Infrastructure, Engineering and Climate Change Adaptation – ensuring services in an uncertain future - .PDF file.
Engineers need a new strategy to stop widespread infrastructure failure owing to climate change, according to a report from the UK’s engineering bodies.
Problems caused by extreme weather could be made worse because Britain’s transport, power and communications systems are increasingly dependent on each other, said the government-commissioned report released today entitled ’Infrastructure, Engineering and Climate Change Adaptation — ensuring services in an uncertain future’.
This means that plans to protect infrastructure must be better co-ordinated to prevent the failure of one system causing other failures in a cascade effect.
For example, transport and water distribution rely on ICT networks, while all services rely on constant supplies of electricity.
‘The engineering profession must respond to these challenges by working in new ways,’ said the report produced by the Royal Academy of Engineering and four major professional institutes.
‘Adaptation will require new systems designed for the new climate, and UK businesses can capitalise if they can provide and demonstrate innovative solutions, taking a leading position globally in engineering for adaptation,’ it added.
Most of the technological solutions for protecting infrastructure already exist because climate change will create conditions in Britain already experienced by other countries, the report said.
Examples included the use in Britain of higher-standard road tar already used in the hotter climate of France and the use of more rain and surface water instead of letting it run off into sewers.
‘What we need is more work on the complex interactions between areas,’ said Prof Eric Sampson of the Institution of Engineering and Technology (IET) Transport Policy Panel, speaking at a press conference to mark the launch of the report.
‘For example, some work is already done on getting road and rail transport to work with each other,’ he added. ’But between transport and water and ICT, the basic engineering research science is not enough at the moment.’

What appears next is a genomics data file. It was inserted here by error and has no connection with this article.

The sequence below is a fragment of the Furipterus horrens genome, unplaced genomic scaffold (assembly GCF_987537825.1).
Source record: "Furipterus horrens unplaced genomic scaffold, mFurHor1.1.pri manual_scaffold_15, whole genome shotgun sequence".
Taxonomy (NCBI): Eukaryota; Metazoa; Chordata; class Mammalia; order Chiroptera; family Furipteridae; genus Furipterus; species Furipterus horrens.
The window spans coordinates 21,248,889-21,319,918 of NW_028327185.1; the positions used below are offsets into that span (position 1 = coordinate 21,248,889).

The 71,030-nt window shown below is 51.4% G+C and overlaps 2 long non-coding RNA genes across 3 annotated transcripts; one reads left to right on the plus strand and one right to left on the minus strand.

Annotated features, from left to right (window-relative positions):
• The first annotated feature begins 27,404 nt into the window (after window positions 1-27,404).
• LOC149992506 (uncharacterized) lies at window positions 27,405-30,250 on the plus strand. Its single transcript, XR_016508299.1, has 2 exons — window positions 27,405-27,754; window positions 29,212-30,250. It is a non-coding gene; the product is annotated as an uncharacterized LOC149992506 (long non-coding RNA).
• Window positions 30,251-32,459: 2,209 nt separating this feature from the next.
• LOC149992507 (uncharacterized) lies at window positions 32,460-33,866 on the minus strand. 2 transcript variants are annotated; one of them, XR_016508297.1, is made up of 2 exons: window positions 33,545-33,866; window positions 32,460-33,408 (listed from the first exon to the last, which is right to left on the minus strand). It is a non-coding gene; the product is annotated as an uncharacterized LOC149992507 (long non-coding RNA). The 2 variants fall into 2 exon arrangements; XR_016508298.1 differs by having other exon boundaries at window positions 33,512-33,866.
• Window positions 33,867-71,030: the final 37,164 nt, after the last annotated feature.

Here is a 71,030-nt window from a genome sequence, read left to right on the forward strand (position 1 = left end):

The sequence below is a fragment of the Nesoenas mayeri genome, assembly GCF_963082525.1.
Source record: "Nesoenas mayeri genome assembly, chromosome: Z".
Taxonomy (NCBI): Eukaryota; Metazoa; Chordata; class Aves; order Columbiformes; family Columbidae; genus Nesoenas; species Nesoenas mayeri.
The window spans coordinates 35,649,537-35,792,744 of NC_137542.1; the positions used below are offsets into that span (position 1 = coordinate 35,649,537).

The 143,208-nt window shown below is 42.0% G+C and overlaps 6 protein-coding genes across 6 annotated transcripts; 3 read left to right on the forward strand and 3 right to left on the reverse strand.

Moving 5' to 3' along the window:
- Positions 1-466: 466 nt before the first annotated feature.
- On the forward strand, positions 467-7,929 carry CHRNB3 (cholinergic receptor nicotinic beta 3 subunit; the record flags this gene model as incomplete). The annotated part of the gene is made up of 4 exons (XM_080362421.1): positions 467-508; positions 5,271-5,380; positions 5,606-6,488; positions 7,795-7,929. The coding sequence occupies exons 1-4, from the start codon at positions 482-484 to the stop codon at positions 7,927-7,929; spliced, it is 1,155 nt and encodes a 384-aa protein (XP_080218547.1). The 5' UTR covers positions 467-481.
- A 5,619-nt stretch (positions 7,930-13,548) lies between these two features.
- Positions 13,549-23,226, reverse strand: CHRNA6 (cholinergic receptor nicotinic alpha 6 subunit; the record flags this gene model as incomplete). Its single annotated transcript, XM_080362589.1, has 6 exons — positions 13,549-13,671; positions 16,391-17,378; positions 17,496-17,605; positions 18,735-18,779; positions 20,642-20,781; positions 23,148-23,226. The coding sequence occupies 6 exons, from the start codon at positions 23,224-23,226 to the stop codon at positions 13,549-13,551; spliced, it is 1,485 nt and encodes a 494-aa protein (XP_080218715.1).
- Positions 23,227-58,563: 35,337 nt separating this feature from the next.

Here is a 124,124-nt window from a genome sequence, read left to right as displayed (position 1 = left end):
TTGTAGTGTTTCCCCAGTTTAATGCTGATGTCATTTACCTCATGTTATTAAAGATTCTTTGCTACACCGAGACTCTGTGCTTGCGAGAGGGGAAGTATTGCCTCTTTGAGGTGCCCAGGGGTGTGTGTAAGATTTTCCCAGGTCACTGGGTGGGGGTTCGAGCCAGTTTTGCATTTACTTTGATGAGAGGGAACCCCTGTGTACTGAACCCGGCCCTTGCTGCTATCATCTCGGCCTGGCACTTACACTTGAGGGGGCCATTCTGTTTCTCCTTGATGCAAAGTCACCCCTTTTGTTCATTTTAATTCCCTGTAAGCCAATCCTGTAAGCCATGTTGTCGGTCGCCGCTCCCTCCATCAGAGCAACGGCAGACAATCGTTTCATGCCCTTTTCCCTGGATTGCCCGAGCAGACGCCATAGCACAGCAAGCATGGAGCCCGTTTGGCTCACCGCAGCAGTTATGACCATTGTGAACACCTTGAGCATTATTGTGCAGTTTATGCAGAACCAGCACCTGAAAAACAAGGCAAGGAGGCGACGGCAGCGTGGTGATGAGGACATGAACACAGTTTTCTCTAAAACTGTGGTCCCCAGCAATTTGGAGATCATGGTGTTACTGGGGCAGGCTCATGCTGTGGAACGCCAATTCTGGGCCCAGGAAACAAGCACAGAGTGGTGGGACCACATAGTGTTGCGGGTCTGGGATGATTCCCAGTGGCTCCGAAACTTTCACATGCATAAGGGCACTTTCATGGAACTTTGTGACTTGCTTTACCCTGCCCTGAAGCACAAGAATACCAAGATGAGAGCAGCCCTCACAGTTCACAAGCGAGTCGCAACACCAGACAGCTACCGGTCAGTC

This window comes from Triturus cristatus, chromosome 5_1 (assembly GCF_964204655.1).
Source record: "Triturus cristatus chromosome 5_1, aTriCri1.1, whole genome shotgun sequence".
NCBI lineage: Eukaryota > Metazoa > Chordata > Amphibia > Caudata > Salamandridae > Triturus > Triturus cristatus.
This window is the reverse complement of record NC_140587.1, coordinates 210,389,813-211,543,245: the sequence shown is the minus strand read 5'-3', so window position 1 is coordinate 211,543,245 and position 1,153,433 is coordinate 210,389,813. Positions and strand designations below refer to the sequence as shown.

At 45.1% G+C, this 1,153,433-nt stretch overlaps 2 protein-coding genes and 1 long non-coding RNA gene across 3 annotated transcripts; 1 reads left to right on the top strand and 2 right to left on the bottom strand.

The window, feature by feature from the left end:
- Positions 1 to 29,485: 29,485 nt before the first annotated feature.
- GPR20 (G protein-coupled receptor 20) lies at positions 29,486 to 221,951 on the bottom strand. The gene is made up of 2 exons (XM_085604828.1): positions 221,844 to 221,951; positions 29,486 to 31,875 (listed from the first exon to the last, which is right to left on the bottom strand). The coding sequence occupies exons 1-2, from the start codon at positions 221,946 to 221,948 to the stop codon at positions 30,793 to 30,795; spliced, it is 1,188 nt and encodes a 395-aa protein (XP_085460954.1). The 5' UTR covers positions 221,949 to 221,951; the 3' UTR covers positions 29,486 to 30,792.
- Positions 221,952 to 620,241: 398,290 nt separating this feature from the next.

This could include innovations such as building reservoirs that were also flood defences or simple ideas such as designing electronic equipment with a standby electricity supply to run in the event of a power cut.
‘Engineers have worked too much in isolation in the 20th century and need to re-engage with society and economists in a way they haven’t for 100 years,’ said David Nickols, chair of the Institution of Civil Engineers (ICE) Water Panel. ‘For example, training needs to cover more economics and financing as well as engineering.’
He added that, while the report did not predict the costs of protecting infrastructure in this way, he did not expect them to be dissimilar to the costs of maintaining and expanding existing systems.
‘We’re going to have to approximately double infrastructure spending over the next 10 years,’ said Nickols. ’It’s a question of how we spend it, not spending more.’
‘We need better engineering solutions rather than reactive ones,’ said Prof Will Stewart of the IET Communications Policy Panel.
The report called for more joined-up policy planning and regulation from government, but it also said the public would have to get used to problems because making infrastructure more resilient to extreme weather would mean services were less efficient.